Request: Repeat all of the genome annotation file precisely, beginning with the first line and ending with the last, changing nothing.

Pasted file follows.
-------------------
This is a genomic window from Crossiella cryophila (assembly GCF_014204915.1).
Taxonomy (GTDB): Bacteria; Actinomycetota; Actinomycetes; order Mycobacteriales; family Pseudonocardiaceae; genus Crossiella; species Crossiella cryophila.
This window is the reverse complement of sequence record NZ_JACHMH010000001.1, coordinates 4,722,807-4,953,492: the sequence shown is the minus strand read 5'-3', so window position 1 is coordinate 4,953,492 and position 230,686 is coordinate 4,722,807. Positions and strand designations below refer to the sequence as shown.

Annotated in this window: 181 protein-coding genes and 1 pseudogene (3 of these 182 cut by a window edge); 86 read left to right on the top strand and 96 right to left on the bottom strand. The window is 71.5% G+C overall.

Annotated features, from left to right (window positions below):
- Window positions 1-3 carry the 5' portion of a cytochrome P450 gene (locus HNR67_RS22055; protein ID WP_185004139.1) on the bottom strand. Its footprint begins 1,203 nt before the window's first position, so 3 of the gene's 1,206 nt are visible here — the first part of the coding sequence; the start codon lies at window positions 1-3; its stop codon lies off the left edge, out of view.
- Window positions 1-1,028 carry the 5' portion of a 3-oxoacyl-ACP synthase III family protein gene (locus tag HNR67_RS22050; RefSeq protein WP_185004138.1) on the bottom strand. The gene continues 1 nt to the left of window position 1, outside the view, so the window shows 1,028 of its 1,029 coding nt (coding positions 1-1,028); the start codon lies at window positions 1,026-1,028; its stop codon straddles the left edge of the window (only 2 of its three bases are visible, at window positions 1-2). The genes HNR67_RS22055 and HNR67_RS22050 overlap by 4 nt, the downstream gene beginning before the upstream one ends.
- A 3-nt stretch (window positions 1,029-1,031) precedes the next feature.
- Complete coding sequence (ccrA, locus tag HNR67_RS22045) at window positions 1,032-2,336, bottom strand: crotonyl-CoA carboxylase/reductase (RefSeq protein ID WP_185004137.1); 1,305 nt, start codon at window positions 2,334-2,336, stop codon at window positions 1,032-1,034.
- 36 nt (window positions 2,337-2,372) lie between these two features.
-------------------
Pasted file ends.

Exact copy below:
This is a genomic window from Crossiella cryophila (assembly GCF_014204915.1).
Taxonomy (GTDB): Bacteria; Actinomycetota; Actinomycetes; order Mycobacteriales; family Pseudonocardiaceae; genus Crossiella; species Crossiella cryophila.
This window is the reverse complement of sequence record NZ_JACHMH010000001.1, coordinates 4,722,807-4,953,492: the sequence shown is the minus strand read 5'-3', so window position 1 is coordinate 4,953,492 and position 230,686 is coordinate 4,722,807. Positions and strand designations below refer to the sequence as shown.

Annotated in this window: 181 protein-coding genes and 1 pseudogene (3 of these 182 cut by a window edge); 86 read left to right on the top strand and 96 right to left on the bottom strand. The window is 71.5% G+C overall.

Annotated features, from left to right (window positions below):
- Window positions 1-3 carry the 5' portion of a cytochrome P450 gene (locus HNR67_RS22055; protein ID WP_185004139.1) on the bottom strand. Its footprint begins 1,203 nt before the window's first position, so 3 of the gene's 1,206 nt are visible here — the first part of the coding sequence; the start codon lies at window positions 1-3; its stop codon lies off the left edge, out of view.
- Window positions 1-1,028 carry the 5' portion of a 3-oxoacyl-ACP synthase III family protein gene (locus tag HNR67_RS22050; RefSeq protein WP_185004138.1) on the bottom strand. The gene continues 1 nt to the left of window position 1, outside the view, so the window shows 1,028 of its 1,029 coding nt (coding positions 1-1,028); the start codon lies at window positions 1,026-1,028; its stop codon straddles the left edge of the window (only 2 of its three bases are visible, at window positions 1-2). The genes HNR67_RS22055 and HNR67_RS22050 overlap by 4 nt, the downstream gene beginning before the upstream one ends.
- A 3-nt stretch (window positions 1,029-1,031) precedes the next feature.
- Complete coding sequence (ccrA, locus tag HNR67_RS22045) at window positions 1,032-2,336, bottom strand: crotonyl-CoA carboxylase/reductase (RefSeq protein ID WP_185004137.1); 1,305 nt, start codon at window positions 2,334-2,336, stop codon at window positions 1,032-1,034.
- 36 nt (window positions 2,337-2,372) lie between these two features.